Why this book:
Elizabeth Kolbert has been on my radar since the fall of 2011 when her New Yorker article on Human/Neanderthal hybridization–a topic she returns to in the book at hand–was assigned for my college seminar on global change, the sort of hybrid biology and anthropology class you’d expect at any halfway respectable liberal arts school in the Northeast. At the time, I wouldn’t have classified the article as a profound moment in my career development. In hindsight, however, this was the first time I was introduced to the concept of admixture. This word would eventually become so integrated into my vocabulary that I’d forget it wasn’t “normal” to use it conversationally. I went on to study inter-species hybridization during my Ph.D., which at the genetic level leads to “admixed” offspring with genes from both parent species, precisely the phenomenon Kolbert describes in Neanderthals and humans.
The following year of my undergrad, Kolbert’s first book from 2006, Field Notes from a Catastrophe, was assigned for my science writing course, and my enthusiasm for Kolbert’s work faltered. I admit to having no specific memories of the book thinking back to spring 2013, but I recall being excited to read it, and then felt somewhat blah about it. The Sixth Extinction was published in 2014, won the Pulitzer in 2015, and has been sitting on my bookshelf since 2016. For a brief period, I even had two copies of it. I made one previous attempt to read it, but due to the ever-present “grad student burnout,” I didn’t get beyond the first chapter.
Mindset going in:
I have controversial opinions on wildlife conservation. Or, to phrase it more diplomatically, I enjoy spirited and intellectually challenging conversations with conservation biologists.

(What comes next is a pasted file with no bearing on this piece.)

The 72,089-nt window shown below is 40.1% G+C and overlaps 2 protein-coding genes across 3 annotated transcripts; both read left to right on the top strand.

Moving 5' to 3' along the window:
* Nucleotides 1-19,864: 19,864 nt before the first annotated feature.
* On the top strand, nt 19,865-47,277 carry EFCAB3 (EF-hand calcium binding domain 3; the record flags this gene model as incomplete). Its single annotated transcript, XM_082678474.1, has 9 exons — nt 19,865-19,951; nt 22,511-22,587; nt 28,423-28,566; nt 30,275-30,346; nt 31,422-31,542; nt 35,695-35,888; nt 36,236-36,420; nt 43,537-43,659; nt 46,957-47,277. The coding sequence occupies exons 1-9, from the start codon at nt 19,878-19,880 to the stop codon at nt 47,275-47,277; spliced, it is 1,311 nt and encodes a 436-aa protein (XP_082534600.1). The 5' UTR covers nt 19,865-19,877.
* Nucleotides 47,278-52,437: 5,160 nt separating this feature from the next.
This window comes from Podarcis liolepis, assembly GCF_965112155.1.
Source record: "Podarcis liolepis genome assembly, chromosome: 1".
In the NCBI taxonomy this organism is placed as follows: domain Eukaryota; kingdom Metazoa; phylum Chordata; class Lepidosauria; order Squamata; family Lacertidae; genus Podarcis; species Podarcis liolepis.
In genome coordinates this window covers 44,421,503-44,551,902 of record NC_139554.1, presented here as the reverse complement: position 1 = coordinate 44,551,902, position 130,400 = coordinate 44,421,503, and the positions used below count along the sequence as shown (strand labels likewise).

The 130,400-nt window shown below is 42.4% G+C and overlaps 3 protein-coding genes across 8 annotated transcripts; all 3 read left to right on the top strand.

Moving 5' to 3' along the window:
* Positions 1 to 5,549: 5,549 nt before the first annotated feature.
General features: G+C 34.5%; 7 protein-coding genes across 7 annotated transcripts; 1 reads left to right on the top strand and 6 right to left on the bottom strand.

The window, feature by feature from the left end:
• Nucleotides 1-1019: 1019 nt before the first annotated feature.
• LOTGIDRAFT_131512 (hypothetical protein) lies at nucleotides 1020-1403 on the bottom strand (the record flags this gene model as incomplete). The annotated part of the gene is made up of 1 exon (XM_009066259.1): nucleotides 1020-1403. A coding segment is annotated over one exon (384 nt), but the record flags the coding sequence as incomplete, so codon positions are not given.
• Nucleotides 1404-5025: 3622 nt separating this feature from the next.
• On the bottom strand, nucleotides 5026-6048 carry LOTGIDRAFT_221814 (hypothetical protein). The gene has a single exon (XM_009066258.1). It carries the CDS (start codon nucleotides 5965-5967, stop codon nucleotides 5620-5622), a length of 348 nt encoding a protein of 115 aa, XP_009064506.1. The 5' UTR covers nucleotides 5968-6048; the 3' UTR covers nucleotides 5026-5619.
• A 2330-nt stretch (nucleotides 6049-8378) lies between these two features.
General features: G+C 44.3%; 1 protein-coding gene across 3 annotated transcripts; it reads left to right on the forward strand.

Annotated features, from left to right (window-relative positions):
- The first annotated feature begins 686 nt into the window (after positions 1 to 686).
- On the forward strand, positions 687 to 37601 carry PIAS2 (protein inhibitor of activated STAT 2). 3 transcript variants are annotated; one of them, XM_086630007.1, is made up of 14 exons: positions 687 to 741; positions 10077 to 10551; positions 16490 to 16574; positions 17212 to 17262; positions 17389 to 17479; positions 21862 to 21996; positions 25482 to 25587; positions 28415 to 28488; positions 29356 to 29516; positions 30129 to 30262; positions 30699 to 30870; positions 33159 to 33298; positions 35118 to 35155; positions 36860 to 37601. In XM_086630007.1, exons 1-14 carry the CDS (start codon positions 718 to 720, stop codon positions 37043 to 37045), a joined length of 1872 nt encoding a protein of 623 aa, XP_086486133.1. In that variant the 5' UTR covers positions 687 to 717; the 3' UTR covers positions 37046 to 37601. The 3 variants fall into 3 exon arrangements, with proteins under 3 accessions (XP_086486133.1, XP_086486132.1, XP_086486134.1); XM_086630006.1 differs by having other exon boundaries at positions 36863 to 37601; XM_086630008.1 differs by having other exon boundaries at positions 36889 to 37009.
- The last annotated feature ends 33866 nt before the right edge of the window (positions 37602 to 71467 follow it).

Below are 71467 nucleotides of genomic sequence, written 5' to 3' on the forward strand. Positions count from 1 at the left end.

For example, in reference to controversies related to invasive species, I may ask how long a species must be established in a particular area before it can be considered native. Then, depending on the answer, I might ask if all species that have expanded their range (i.e., every species that’s ever existed) could be considered invasive at one point in their evolutionary history. Or, if humans are above this distinction even though our species evolved in Africa and expanded elsewhere. What the term “natural” even means. And so on.
To be clear, I am not at all anti-conservation. But I do believe that conservation approaches should be rooted in ecological and evolutionary principles rather than emotional connections to wildlife, which are all too easy to get caught up with.
How the book stacked up:
While I was genuinely interested in what Kolbert had to say about human-driven biodiversity declines, I was also concerned that the book might lean towards the emotional and call on the decline of charismatic megafauna to tug at the heartstrings of readers. This perception wasn’t entirely wrong. There is a chapter on Suci, the resident female Sumatran Rhino at the Cincinnati Zoo, and the unsuccessful attempts to get her pregnant through artificial insemination. Most of the book, however, dealt with plenty of less charismatic species, many of which I had not previously heard of. These species included those that are long-extinct (graptolites from the Ordovician), those recently departed (Great Auks from the 19th century), and those declining right before our eyes (Acropora corals of the Great Barrier reef).
Though deconstructing the argument is beyond the scope of this blog post, Kolbert does provide an answer to one of my go-to questions for conservation biologists: Why is the involvement of humans in the decline of other species fundamentally different from the other ecological interactions that may lead to biodiversity decline?